Liked this online Maltese course? A better and longer is available here (with a discount), see the description for it below. Additional resources are here.

Learn the Maltese language from 0!
Learning Maltese and finding it difficult? Or needing a good start? This is your course! You’ll learn Malta’s language online step by step, together with 200+ other students

In this online Maltese course for beginners, we start with the Maltese alphabet and Maltese grammar. The course covers many topics Maltese language basics: you’ll learn how to use over 300 Maltese words, like Maltese food, good morning in Maltese, and many other Maltese phrases. Other subjects include: Maltese pronunciation, how to speak Maltese. The level is A1-A2.

We’ll see many other online resources, for example how to find words in an online Maltese dictionary. So you’ll learn how to translate English to Maltese, and how to translate Maltese to English. These resources will help you to understand the Maltese people speaking ‘Malti’, the language of Malta.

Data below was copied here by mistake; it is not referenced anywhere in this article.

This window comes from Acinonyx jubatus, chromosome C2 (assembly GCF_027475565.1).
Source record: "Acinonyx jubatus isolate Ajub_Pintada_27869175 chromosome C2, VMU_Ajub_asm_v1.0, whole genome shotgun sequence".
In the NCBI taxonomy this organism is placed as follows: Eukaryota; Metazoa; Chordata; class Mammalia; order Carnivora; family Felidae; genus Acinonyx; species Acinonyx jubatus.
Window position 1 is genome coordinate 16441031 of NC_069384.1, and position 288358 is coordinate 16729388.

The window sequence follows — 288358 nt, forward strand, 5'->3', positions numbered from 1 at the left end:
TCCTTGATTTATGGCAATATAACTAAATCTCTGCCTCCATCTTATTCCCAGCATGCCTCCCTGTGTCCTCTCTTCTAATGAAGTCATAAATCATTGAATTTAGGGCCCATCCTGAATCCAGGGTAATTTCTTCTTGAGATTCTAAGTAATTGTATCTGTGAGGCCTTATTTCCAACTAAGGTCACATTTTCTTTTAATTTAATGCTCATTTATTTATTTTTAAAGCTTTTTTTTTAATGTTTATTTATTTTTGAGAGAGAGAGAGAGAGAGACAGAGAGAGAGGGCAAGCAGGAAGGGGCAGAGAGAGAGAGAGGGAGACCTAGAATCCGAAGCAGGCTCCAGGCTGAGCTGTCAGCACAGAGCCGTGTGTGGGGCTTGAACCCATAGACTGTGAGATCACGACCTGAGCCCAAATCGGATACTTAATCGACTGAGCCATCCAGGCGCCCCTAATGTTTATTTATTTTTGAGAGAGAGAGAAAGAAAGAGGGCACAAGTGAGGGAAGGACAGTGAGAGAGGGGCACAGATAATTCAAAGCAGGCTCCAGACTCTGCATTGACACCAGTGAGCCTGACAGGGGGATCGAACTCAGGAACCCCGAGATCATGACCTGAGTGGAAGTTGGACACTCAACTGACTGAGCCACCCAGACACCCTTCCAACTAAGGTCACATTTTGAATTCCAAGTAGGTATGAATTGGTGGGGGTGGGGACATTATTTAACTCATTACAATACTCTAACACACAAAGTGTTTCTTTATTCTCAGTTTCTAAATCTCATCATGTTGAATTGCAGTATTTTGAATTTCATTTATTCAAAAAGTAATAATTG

Even if you’re not on the Maltese islands, you’ll have always access to the course. You can review the lessons and repeat the exercises any time, as much as you want to get in touch with Maltese culture and the language in Malta.

I guarantee:
  • Full, free lifetime access to a course on the language spoken in Malta
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Check the free previews and see you on the inside to learn Maltese!